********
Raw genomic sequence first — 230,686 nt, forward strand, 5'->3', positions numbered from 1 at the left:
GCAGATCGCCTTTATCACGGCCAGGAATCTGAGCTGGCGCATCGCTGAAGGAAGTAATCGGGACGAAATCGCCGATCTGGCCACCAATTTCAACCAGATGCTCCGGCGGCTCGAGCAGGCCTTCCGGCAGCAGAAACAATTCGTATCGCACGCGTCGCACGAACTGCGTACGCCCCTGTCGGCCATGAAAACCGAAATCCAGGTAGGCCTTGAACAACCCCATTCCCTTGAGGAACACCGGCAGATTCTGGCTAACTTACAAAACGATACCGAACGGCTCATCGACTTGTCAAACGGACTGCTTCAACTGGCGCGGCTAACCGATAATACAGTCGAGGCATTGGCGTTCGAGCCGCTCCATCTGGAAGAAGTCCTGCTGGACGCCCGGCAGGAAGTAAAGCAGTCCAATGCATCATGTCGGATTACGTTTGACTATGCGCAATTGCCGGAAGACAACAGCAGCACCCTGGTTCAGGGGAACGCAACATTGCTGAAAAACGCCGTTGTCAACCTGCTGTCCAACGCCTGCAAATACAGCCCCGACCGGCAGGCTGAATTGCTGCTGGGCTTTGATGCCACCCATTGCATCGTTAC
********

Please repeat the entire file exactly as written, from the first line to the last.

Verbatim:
Raw genomic sequence first — 230,686 nt, forward strand, 5'->3', positions numbered from 1 at the left:
GCAGATCGCCTTTATCACGGCCAGGAATCTGAGCTGGCGCATCGCTGAAGGAAGTAATCGGGACGAAATCGCCGATCTGGCCACCAATTTCAACCAGATGCTCCGGCGGCTCGAGCAGGCCTTCCGGCAGCAGAAACAATTCGTATCGCACGCGTCGCACGAACTGCGTACGCCCCTGTCGGCCATGAAAACCGAAATCCAGGTAGGCCTTGAACAACCCCATTCCCTTGAGGAACACCGGCAGATTCTGGCTAACTTACAAAACGATACCGAACGGCTCATCGACTTGTCAAACGGACTGCTTCAACTGGCGCGGCTAACCGATAATACAGTCGAGGCATTGGCGTTCGAGCCGCTCCATCTGGAAGAAGTCCTGCTGGACGCCCGGCAGGAAGTAAAGCAGTCCAATGCATCATGTCGGATTACGTTTGACTATGCGCAATTGCCGGAAGACAACAGCAGCACCCTGGTTCAGGGGAACGCAACATTGCTGAAAAACGCCGTTGTCAACCTGCTGTCCAACGCCTGCAAATACAGCCCCGACCGGCAGGCTGAATTGCTGCTGGGCTTTGATGCCACCCATTGCATCGTTAC